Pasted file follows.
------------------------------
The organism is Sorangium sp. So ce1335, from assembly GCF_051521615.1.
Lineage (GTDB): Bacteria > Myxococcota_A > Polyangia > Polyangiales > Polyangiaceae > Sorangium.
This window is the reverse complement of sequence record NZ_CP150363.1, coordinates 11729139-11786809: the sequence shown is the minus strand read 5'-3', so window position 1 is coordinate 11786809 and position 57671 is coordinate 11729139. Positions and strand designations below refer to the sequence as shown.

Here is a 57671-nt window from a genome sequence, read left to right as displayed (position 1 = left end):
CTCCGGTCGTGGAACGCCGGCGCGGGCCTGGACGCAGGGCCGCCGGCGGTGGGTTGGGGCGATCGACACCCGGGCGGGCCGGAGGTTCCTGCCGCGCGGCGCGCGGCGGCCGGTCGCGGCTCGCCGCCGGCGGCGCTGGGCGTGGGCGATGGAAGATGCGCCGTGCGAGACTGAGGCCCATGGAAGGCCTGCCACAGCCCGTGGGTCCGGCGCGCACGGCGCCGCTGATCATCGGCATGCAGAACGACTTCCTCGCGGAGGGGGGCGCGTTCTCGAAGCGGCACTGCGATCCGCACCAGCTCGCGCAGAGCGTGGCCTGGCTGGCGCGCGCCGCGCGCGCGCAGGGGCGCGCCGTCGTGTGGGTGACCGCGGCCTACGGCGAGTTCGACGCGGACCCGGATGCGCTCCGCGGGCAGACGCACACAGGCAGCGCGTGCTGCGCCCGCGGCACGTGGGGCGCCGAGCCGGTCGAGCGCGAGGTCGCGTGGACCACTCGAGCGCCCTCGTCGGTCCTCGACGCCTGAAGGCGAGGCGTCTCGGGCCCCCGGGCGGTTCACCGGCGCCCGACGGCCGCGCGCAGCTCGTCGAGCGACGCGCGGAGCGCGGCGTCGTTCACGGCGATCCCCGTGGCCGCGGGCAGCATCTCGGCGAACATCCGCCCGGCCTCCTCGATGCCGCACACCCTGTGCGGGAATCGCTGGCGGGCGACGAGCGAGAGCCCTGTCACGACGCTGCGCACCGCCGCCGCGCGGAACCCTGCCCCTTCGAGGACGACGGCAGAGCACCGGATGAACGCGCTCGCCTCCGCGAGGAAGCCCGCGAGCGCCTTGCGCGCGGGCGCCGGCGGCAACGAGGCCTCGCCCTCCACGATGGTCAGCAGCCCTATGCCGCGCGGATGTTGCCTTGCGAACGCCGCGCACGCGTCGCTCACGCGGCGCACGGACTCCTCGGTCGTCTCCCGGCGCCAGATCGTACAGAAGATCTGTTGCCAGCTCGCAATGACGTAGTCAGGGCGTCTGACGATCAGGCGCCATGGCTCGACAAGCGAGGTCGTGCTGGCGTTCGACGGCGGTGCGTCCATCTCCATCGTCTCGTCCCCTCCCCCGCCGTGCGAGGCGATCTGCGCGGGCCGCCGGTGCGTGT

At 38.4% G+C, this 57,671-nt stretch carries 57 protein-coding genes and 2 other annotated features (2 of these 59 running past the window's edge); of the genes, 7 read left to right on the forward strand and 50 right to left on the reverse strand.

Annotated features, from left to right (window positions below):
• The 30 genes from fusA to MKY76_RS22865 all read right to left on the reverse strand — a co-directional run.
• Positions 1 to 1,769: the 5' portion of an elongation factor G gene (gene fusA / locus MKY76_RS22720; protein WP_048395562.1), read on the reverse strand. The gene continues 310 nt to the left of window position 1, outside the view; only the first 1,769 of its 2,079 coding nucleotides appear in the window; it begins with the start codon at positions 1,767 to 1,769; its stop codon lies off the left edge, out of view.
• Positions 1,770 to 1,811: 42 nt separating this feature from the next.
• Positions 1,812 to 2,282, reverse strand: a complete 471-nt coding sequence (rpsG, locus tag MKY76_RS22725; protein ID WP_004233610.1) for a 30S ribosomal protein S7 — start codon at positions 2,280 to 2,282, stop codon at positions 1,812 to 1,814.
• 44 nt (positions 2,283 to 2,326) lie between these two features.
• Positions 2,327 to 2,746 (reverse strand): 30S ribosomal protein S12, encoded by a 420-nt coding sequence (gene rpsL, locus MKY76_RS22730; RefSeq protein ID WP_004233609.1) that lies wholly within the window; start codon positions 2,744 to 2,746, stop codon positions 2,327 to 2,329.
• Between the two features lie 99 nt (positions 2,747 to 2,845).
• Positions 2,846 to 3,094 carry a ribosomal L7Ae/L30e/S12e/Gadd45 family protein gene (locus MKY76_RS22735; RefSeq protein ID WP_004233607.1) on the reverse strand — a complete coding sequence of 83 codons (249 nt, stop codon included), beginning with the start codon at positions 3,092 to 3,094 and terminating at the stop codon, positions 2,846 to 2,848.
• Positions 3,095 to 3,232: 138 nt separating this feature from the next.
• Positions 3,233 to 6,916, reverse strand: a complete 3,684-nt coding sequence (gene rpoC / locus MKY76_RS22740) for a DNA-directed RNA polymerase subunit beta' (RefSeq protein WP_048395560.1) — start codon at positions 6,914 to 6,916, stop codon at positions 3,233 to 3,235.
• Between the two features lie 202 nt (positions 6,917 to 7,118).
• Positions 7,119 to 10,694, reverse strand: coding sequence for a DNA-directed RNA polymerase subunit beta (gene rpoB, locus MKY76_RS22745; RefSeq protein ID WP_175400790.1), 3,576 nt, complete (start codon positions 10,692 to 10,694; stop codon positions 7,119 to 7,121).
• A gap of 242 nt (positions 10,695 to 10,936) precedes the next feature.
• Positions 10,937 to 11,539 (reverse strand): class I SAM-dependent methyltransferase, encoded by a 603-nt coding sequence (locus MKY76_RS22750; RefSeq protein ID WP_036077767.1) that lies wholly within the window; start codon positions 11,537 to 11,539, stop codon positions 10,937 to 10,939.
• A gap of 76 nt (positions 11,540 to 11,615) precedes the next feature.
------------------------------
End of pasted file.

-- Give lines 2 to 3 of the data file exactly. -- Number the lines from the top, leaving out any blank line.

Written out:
Lineage (GTDB): Bacteria > Myxococcota_A > Polyangia > Polyangiales > Polyangiaceae > Sorangium.
This window is the reverse complement of sequence record NZ_CP150363.1, coordinates 11729139-11786809: the sequence shown is the minus strand read 5'-3', so window position 1 is coordinate 11786809 and position 57671 is coordinate 11729139. Positions and strand designations below refer to the sequence as shown.